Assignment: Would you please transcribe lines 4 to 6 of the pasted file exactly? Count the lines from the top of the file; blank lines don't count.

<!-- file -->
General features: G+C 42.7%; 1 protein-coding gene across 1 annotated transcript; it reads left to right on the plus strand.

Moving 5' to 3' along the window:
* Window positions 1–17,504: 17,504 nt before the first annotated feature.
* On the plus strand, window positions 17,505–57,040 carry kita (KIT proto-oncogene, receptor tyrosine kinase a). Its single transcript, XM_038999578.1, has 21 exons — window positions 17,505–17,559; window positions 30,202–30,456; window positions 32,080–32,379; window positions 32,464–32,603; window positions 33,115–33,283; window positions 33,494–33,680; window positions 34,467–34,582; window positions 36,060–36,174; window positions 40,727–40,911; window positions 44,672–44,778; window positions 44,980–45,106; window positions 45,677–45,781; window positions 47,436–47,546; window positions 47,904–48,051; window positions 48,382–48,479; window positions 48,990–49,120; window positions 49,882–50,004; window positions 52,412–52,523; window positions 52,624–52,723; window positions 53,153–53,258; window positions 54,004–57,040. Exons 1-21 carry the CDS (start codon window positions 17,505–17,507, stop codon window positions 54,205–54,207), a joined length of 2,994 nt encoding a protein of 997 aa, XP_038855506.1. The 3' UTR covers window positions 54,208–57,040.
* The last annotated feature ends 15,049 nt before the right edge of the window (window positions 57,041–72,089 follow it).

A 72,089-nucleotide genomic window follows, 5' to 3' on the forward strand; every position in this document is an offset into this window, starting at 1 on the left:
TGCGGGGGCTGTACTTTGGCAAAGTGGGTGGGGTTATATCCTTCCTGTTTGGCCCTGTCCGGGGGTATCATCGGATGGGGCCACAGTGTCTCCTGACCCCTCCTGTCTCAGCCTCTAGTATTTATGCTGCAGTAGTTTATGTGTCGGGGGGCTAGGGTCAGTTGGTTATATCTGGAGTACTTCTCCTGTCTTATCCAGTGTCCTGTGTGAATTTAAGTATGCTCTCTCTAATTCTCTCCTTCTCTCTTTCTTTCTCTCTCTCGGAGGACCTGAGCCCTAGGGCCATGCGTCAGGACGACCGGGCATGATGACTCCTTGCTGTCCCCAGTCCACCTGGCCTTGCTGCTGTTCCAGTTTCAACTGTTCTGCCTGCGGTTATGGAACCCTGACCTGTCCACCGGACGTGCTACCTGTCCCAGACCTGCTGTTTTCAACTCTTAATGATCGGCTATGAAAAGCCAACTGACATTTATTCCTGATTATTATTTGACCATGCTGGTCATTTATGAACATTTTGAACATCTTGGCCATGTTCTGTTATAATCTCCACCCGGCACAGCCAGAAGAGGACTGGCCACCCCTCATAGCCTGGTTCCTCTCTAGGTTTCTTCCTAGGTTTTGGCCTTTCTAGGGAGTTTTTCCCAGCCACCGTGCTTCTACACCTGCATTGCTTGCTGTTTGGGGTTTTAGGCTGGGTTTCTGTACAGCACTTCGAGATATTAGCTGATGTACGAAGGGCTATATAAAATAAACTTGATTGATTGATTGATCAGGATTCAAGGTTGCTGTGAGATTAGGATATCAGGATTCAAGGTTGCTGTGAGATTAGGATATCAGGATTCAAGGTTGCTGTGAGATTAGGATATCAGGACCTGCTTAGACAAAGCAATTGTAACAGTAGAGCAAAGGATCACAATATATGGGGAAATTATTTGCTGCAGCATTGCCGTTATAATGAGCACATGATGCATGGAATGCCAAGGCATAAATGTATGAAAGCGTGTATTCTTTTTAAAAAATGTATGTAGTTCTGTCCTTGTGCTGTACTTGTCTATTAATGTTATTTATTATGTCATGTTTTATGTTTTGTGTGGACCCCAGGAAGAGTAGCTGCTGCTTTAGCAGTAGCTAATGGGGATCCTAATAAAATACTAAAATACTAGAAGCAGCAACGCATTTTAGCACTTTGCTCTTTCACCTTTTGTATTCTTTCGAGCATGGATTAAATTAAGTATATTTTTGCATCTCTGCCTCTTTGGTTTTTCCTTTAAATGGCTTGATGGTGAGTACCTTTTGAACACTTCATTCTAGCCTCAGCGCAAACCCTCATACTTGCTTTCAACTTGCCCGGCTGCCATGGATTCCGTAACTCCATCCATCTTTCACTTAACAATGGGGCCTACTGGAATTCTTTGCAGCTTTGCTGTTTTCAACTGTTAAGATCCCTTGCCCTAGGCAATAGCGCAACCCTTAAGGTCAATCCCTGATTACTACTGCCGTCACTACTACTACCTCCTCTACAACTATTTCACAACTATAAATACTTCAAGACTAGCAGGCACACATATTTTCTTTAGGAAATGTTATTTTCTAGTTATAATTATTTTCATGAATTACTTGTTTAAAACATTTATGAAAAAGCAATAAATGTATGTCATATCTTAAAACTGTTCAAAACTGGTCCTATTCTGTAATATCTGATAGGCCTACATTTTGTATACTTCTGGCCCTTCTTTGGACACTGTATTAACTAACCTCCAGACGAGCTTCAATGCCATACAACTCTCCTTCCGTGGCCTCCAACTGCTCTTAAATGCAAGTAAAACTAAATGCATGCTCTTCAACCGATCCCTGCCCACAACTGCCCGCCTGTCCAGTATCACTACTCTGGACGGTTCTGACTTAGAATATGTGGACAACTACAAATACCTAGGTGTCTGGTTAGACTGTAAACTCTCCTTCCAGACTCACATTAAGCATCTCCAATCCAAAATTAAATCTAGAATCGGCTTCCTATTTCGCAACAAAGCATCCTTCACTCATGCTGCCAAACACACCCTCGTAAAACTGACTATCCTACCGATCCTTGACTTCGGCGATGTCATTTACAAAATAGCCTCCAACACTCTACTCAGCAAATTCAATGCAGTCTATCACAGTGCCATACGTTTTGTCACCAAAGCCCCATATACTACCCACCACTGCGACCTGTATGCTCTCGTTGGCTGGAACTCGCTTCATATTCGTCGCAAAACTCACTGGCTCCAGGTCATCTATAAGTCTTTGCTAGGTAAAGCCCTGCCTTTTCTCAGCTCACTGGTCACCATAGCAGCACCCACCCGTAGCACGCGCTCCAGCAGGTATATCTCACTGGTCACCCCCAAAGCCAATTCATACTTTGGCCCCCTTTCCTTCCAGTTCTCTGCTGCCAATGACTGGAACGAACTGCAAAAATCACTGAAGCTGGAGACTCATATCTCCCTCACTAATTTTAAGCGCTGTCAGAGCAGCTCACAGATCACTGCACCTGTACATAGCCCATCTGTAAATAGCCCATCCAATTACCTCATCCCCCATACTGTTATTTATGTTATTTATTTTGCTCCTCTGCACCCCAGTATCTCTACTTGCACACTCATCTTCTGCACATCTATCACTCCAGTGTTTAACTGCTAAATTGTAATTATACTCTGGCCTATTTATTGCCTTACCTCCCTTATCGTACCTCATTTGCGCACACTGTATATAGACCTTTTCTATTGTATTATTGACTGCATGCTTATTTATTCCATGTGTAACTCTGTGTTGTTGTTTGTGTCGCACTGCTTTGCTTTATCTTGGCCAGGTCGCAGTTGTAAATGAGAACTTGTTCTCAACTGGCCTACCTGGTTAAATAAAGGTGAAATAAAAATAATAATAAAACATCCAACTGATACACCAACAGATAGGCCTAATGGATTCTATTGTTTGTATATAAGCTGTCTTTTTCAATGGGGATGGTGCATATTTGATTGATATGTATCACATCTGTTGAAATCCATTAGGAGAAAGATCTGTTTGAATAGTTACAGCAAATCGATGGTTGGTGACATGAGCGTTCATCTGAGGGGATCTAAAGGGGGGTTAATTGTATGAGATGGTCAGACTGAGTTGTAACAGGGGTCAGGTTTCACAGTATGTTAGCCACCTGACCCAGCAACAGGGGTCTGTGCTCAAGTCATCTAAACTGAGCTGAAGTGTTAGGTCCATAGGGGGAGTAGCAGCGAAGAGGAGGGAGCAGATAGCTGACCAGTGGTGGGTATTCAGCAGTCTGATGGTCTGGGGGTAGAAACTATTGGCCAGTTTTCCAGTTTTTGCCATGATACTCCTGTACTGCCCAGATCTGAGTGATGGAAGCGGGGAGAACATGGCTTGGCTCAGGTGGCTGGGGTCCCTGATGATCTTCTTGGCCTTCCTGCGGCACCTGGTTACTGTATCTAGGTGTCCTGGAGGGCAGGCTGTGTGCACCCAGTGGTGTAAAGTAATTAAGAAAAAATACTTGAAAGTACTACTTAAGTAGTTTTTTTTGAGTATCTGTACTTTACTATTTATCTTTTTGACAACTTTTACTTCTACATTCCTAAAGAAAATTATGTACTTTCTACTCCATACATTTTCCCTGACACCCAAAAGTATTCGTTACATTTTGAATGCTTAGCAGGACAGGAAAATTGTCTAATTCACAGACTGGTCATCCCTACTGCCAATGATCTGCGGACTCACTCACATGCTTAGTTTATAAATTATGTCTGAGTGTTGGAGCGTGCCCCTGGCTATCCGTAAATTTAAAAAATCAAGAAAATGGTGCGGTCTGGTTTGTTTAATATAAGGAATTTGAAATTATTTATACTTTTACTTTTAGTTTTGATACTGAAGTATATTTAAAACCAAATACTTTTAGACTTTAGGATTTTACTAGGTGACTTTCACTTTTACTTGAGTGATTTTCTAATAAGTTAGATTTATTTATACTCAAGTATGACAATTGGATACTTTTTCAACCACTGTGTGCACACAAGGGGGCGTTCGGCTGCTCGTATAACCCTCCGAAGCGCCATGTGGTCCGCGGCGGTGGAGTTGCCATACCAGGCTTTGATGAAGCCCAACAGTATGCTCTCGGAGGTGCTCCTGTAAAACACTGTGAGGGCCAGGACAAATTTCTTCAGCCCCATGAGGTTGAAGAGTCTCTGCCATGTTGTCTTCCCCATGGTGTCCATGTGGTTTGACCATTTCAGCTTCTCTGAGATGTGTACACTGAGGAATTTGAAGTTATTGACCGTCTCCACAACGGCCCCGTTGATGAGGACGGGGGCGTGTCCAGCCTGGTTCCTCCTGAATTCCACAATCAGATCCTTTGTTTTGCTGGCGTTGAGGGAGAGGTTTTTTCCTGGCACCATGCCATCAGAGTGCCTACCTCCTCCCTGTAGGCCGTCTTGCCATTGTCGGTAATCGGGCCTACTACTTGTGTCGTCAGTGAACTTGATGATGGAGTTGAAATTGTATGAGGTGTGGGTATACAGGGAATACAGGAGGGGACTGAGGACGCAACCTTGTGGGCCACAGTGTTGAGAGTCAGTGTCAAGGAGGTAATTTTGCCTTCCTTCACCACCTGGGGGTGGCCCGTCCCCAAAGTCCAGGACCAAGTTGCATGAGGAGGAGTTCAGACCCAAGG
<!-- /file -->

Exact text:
* On the plus strand, window positions 17,505–57,040 carry kita (KIT proto-oncogene, receptor tyrosine kinase a). Its single transcript, XM_038999578.1, has 21 exons — window positions 17,505–17,559; window positions 30,202–30,456; window positions 32,080–32,379; window positions 32,464–32,603; window positions 33,115–33,283; window positions 33,494–33,680; window positions 34,467–34,582; window positions 36,060–36,174; window positions 40,727–40,911; window positions 44,672–44,778; window positions 44,980–45,106; window positions 45,677–45,781; window positions 47,436–47,546; window positions 47,904–48,051; window positions 48,382–48,479; window positions 48,990–49,120; window positions 49,882–50,004; window positions 52,412–52,523; window positions 52,624–52,723; window positions 53,153–53,258; window positions 54,004–57,040. Exons 1-21 carry the CDS (start codon window positions 17,505–17,507, stop codon window positions 54,205–54,207), a joined length of 2,994 nt encoding a protein of 997 aa, XP_038855506.1. The 3' UTR covers window positions 54,208–57,040.
* The last annotated feature ends 15,049 nt before the right edge of the window (window positions 57,041–72,089 follow it).

A 72,089-nucleotide genomic window follows, 5' to 3' on the forward strand; every position in this document is an offset into this window, starting at 1 on the left: